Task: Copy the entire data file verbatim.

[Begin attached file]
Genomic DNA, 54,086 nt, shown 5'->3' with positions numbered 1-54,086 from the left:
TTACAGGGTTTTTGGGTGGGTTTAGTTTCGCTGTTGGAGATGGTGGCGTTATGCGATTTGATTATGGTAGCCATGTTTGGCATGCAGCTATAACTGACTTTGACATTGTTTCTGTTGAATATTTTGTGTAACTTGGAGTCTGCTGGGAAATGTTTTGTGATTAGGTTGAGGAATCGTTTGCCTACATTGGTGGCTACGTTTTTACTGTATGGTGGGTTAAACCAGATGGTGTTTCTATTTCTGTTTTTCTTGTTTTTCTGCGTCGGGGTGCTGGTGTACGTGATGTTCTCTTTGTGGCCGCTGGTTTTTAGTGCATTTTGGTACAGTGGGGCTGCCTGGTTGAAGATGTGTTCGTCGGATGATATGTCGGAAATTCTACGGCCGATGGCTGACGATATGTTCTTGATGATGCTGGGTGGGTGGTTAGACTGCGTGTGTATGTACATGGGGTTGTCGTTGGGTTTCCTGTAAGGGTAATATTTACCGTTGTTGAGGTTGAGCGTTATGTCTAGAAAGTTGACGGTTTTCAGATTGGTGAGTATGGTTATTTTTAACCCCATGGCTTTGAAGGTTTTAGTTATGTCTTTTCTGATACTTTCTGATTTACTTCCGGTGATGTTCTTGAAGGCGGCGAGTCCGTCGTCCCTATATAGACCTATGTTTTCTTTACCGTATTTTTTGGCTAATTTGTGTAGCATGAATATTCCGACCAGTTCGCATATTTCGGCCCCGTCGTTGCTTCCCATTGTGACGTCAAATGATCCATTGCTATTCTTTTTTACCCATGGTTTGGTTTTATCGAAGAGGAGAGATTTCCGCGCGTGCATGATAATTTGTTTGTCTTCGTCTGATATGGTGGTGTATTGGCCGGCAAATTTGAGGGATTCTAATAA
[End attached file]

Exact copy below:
Genomic DNA, 54,086 nt, shown 5'->3' with positions numbered 1-54,086 from the left:
TTACAGGGTTTTTGGGTGGGTTTAGTTTCGCTGTTGGAGATGGTGGCGTTATGCGATTTGATTATGGTAGCCATGTTTGGCATGCAGCTATAACTGACTTTGACATTGTTTCTGTTGAATATTTTGTGTAACTTGGAGTCTGCTGGGAAATGTTTTGTGATTAGGTTGAGGAATCGTTTGCCTACATTGGTGGCTACGTTTTTACTGTATGGTGGGTTAAACCAGATGGTGTTTCTATTTCTGTTTTTCTTGTTTTTCTGCGTCGGGGTGCTGGTGTACGTGATGTTCTCTTTGTGGCCGCTGGTTTTTAGTGCATTTTGGTACAGTGGGGCTGCCTGGTTGAAGATGTGTTCGTCGGATGATATGTCGGAAATTCTACGGCCGATGGCTGACGATATGTTCTTGATGATGCTGGGTGGGTGGTTAGACTGCGTGTGTATGTACATGGGGTTGTCGTTGGGTTTCCTGTAAGGGTAATATTTACCGTTGTTGAGGTTGAGCGTTATGTCTAGAAAGTTGACGGTTTTCAGATTGGTGAGTATGGTTATTTTTAACCCCATGGCTTTGAAGGTTTTAGTTATGTCTTTTCTGATACTTTCTGATTTACTTCCGGTGATGTTCTTGAAGGCGGCGAGTCCGTCGTCCCTATATAGACCTATGTTTTCTTTACCGTATTTTTTGGCTAATTTGTGTAGCATGAATATTCCGACCAGTTCGCATATTTCGGCCCCGTCGTTGCTTCCCATTGTGACGTCAAATGATCCATTGCTATTCTTTTTTACCCATGGTTTGGTTTTATCGAAGAGGAGAGATTTCCGCGCGTGCATGATAATTTGTTTGTCTTCGTCTGATATGGTGGTGTATTGGCCGGCAAATTTGAGGGATTCTAATAA